There's a fine stage production for any person who has ever had a fleeting moment of emotion, prompting the thought: "What if I had a different family?"
And, if you've never had such a thought cross your mind, this play is still a great way for both discussion and entertainment.
"Woman in Mind" written by Alan Ayckbourn, debuted in 1985 in London and then a New York premiere in 1988 with actress Stockard Channing in the lead.
For this Chicago run, excellently produced by Eclipse Theatre Company at Athenaeum Theatre now until May 19, it's the talented and believable Sally Eames in the lead role of Susan, who finds herself in an "Alice in Wonderland" sort of false family reality.
This intimate theater experience transports the audience to a lush green grass lawn, where the story unfolds. (The scenic design by Chris Corwin captures the landscape picture-perfect, and inspired me to even later touch the thick faux grass when I walked past the stage.)
The play opens with Susan having been knocked unconscious in her yard and struggling to regain her thoughts and composure, as she is tended to by a concerned doctor played by Larry Baldacci.
What purposely remains unclear to all, both audience and the characters, is the true backstory for Susan. As the scenes share more and more details, Susan finds confusion about whether her life is a bleak tale or a bounty of privleged bliss.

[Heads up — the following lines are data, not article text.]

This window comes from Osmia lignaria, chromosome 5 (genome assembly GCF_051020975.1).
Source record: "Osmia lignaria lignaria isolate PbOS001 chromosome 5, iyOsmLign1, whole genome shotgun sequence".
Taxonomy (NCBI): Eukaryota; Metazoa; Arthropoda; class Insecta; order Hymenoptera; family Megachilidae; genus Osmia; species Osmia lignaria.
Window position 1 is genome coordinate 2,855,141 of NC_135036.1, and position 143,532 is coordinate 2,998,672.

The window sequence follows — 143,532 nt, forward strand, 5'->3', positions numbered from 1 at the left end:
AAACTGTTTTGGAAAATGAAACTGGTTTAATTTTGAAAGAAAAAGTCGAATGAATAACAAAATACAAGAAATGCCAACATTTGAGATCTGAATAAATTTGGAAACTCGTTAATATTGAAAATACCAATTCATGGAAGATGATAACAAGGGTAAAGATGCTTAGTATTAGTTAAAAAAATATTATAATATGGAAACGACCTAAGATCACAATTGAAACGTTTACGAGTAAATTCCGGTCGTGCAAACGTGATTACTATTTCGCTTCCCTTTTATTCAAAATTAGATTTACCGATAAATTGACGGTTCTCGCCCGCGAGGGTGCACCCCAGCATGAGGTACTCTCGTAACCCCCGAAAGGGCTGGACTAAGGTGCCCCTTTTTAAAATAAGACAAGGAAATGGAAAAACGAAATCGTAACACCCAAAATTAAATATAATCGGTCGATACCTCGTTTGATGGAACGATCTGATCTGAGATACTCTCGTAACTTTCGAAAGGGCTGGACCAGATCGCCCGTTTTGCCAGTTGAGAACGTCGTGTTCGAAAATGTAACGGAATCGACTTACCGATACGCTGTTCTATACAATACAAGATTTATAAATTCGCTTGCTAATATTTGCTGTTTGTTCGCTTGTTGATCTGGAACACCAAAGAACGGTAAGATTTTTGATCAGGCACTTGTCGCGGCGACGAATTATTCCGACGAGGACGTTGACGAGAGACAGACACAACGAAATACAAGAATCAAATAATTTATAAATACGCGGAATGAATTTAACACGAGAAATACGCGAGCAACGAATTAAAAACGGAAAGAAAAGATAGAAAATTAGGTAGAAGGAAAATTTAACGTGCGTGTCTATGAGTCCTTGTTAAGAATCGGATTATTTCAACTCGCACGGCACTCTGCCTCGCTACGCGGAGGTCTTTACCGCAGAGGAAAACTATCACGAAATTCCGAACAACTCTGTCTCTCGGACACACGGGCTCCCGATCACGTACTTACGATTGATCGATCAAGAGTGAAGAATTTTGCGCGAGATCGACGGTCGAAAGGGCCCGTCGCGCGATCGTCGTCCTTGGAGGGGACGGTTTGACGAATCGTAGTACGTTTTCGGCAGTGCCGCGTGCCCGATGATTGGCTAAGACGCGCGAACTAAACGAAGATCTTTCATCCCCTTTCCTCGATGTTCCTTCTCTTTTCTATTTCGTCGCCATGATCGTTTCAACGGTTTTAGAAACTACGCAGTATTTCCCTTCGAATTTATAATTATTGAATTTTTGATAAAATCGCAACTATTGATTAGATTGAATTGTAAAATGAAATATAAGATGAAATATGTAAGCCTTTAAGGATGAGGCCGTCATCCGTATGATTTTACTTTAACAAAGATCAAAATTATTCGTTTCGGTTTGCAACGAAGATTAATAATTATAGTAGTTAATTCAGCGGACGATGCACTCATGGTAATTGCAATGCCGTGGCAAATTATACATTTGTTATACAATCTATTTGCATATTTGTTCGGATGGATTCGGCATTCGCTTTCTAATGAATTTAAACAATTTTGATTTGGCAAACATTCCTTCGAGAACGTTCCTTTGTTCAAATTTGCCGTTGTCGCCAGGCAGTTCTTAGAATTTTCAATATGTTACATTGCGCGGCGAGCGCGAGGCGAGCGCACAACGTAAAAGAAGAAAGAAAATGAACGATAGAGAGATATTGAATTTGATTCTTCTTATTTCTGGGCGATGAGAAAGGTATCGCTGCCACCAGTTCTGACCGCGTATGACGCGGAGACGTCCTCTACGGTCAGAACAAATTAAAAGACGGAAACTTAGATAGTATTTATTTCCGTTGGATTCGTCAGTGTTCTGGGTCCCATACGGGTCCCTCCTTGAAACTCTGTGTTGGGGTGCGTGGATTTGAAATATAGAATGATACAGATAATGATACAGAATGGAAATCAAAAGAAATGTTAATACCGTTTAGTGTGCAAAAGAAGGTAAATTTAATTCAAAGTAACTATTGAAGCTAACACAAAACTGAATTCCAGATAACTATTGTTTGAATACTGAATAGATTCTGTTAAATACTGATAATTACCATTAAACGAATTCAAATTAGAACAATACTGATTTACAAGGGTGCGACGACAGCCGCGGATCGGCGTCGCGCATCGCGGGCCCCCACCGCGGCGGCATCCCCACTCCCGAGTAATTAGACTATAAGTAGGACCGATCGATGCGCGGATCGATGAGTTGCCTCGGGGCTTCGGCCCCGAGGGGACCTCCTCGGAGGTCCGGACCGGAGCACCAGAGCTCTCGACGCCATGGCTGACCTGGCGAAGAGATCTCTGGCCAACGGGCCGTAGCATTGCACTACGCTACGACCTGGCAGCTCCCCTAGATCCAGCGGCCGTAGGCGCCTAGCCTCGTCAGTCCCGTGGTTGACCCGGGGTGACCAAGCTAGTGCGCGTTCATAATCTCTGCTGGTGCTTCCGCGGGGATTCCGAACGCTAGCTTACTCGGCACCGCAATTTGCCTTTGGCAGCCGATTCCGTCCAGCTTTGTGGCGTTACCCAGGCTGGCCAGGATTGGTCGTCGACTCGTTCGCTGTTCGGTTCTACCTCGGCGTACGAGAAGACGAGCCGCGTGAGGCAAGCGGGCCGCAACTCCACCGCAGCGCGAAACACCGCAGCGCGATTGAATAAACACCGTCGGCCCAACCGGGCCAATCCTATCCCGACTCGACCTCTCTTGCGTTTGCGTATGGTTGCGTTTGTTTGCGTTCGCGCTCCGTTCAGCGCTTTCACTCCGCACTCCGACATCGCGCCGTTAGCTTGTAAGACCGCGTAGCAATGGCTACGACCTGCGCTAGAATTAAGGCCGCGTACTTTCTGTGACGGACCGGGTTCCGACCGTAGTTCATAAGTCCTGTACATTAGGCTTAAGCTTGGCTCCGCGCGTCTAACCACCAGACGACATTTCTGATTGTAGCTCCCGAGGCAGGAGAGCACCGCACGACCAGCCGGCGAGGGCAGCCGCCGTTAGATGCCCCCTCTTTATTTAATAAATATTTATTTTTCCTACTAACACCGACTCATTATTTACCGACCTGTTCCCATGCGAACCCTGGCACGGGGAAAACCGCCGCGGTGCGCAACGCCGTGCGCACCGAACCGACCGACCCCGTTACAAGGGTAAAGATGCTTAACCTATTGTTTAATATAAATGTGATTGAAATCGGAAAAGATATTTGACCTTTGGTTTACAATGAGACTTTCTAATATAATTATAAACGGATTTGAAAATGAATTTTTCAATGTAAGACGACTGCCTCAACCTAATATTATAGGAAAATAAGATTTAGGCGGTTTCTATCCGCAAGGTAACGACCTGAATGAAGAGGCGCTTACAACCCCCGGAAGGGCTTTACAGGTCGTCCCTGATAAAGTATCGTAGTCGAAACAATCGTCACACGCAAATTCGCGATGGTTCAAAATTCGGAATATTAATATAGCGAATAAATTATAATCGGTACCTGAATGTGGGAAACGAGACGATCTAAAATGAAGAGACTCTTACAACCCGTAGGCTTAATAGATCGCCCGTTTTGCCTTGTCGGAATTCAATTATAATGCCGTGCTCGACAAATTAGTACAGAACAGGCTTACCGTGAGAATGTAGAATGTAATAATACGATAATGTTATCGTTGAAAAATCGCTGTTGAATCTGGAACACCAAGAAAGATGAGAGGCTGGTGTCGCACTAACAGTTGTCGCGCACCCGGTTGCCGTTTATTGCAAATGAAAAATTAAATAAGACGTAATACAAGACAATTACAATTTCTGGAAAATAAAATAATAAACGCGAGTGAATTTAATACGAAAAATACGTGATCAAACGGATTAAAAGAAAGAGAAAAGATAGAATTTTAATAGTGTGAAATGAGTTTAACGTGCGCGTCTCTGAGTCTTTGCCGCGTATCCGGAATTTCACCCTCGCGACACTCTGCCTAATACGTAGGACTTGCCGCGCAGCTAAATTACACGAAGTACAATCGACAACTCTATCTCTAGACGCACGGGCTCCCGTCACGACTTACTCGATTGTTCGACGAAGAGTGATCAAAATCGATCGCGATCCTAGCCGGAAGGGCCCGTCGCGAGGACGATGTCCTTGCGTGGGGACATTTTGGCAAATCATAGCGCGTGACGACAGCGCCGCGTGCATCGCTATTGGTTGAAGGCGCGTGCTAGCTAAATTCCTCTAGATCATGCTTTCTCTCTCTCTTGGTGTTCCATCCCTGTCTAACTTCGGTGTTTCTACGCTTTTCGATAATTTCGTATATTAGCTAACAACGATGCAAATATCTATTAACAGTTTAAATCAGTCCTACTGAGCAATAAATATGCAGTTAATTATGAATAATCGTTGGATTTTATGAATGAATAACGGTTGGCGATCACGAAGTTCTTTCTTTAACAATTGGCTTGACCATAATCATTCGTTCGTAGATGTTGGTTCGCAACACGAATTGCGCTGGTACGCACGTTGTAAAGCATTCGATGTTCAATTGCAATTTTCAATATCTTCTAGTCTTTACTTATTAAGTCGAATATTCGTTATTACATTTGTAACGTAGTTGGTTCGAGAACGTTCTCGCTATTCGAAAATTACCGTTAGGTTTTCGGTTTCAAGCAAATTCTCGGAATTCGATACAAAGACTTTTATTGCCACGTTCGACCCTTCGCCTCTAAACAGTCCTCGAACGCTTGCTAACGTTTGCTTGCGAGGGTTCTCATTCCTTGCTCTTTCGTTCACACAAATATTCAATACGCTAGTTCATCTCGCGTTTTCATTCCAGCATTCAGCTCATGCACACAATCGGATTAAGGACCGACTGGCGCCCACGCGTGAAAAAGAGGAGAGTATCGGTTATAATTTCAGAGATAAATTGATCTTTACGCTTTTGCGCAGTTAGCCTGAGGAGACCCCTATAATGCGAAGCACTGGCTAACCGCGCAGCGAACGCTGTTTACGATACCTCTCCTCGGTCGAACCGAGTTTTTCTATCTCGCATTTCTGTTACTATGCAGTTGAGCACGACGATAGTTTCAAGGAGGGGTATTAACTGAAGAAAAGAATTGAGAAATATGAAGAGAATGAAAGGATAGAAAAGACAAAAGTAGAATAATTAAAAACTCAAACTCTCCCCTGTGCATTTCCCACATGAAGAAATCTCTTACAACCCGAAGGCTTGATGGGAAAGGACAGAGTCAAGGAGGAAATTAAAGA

Is she in an unhappy marriage to hubby Gerald, played by Ted Hoeri, with the disinterest of their son Rick, played by Jack Miggins and unhappy confrontation with her live-in sister-in-law Muriel (played by Jeannie Affelder) and her horrid cooking?
Or is her true life one of a perfect scenario with a handsome and loving husband named Andy, played by charming James Houton and a caring and confiding daughter as played by Jess Berry and the silly antics of her dashing brother Tony, played by Theatre at the Center actor favorite Phil Higgins, and his ever present tennis whites and champagne bucket?
While her dual life scenarios are contrasted by "affluent versus moderate" means, the descriptions are wonderfully vivid by the playwright, allowing the audience to also visualize rose gardens, a lake and tennis courts just across the lawn, all features of an English country estate, which might or might not exist, depending on the state of lead character Susan's mind at the moment.
Directed with precision by Eclipse Theatre Company ensemble member Steve Scott, by the second act, it's easy to cheer for Susan to find her true station in life.
Actress Sally Eames has the gift of sincerity and it's easy for any audience member to balance on her every word for this convincing performance for this 2-hour "Jeff Recommended" production.
Tickets are $28 at (773) 935-6875 or eclipsetheatre.com.